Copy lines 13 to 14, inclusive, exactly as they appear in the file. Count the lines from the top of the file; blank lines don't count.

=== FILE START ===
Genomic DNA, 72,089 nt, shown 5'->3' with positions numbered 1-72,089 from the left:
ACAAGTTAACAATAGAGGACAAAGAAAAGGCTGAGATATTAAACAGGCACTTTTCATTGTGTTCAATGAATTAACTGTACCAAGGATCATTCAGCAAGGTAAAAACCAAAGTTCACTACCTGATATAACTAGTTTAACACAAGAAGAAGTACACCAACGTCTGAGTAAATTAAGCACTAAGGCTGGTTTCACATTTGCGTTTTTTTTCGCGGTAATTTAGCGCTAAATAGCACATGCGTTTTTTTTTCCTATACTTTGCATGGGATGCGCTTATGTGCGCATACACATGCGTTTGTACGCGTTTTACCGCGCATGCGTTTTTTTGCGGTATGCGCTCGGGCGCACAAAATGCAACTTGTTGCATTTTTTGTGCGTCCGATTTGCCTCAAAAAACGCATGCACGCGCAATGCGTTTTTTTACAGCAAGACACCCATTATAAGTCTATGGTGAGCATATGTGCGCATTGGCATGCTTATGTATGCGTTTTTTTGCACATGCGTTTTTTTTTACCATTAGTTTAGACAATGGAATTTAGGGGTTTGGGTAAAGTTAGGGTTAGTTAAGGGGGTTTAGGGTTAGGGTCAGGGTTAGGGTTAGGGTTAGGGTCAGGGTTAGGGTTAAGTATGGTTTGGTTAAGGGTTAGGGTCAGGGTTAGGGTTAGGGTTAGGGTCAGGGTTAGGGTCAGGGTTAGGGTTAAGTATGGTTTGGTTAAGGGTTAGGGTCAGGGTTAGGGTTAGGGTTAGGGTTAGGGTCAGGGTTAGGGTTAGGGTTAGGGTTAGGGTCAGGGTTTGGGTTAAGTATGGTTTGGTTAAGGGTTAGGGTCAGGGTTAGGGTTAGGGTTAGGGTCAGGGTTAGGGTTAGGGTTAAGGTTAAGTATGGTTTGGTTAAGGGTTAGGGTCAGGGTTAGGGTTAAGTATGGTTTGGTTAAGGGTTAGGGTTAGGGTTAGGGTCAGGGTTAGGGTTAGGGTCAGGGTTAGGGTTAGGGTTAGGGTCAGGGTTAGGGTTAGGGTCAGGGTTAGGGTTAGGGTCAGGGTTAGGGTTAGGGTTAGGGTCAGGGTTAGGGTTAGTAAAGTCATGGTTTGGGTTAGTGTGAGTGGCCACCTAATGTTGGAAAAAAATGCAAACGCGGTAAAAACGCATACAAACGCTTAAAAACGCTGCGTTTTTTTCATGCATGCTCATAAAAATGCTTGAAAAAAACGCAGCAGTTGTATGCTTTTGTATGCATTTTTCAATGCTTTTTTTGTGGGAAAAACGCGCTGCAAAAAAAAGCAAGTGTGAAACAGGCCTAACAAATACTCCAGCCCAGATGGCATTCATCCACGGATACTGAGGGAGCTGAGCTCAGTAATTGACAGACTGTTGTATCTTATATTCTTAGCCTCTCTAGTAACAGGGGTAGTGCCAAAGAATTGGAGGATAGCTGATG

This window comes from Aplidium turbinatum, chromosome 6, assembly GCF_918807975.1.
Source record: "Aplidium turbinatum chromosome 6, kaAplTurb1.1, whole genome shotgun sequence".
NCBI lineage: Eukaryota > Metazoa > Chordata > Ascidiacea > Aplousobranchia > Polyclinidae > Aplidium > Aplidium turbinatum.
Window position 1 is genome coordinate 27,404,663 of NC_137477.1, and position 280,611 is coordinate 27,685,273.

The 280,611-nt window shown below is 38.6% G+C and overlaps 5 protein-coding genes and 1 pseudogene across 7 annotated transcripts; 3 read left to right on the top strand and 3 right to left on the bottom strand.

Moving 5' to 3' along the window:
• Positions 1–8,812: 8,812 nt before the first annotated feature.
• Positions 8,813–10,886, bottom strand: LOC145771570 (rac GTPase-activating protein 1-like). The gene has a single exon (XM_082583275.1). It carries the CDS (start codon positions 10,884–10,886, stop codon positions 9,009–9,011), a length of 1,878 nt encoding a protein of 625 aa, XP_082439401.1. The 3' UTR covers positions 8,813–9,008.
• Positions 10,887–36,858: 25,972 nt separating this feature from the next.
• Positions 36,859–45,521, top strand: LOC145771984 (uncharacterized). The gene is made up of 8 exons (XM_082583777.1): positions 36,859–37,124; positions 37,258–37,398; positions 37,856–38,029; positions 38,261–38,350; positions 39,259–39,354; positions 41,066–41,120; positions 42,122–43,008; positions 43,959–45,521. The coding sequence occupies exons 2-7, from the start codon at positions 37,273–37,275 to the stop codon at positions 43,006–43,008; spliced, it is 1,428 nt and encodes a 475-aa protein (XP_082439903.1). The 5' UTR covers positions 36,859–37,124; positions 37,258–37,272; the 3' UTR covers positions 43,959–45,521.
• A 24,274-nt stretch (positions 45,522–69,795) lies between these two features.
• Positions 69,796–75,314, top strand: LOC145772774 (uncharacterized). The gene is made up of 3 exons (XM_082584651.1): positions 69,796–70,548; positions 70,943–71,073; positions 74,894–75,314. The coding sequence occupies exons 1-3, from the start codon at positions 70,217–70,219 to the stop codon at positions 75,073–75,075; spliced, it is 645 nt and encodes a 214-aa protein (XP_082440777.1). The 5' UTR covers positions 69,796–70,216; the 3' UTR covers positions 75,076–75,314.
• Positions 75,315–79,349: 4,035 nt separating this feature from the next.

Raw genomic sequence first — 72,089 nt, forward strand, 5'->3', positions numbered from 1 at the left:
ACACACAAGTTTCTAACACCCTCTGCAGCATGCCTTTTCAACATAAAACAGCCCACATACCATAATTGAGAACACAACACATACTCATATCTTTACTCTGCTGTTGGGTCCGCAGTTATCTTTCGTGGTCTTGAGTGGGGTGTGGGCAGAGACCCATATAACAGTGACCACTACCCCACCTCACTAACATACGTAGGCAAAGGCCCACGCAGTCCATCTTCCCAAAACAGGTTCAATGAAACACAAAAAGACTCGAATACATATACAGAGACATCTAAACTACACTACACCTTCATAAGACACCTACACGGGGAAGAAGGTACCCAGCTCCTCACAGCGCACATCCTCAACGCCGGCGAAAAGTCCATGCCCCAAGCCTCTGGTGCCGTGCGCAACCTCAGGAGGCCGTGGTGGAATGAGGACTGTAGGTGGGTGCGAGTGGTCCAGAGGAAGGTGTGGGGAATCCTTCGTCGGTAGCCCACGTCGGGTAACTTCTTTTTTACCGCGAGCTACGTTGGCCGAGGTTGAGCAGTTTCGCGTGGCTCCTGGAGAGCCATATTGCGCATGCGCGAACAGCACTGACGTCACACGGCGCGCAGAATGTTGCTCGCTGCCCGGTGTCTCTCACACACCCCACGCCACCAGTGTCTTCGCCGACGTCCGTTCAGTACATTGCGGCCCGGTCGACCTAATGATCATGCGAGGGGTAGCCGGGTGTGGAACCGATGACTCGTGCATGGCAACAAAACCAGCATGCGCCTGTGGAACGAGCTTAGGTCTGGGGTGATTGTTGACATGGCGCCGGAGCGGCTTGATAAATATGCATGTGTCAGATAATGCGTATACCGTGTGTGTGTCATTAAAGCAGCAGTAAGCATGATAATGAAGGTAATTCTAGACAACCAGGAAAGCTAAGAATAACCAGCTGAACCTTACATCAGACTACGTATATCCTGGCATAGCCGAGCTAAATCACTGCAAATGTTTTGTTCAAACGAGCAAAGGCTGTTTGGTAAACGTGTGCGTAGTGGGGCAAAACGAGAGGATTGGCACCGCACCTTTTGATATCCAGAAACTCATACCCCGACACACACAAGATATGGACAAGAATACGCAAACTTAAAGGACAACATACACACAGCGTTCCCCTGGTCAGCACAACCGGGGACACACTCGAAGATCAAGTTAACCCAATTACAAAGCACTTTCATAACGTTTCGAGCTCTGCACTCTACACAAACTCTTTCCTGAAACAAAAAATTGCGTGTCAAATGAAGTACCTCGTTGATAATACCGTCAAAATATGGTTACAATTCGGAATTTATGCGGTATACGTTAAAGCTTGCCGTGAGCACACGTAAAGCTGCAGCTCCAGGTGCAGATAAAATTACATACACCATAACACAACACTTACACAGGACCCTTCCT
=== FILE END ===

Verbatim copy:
• A 24,274-nt stretch (positions 45,522–69,795) lies between these two features.
• Positions 69,796–75,314, top strand: LOC145772774 (uncharacterized). The gene is made up of 3 exons (XM_082584651.1): positions 69,796–70,548; positions 70,943–71,073; positions 74,894–75,314. The coding sequence occupies exons 1-3, from the start codon at positions 70,217–70,219 to the stop codon at positions 75,073–75,075; spliced, it is 645 nt and encodes a 214-aa protein (XP_082440777.1). The 5' UTR covers positions 69,796–70,216; the 3' UTR covers positions 75,076–75,314.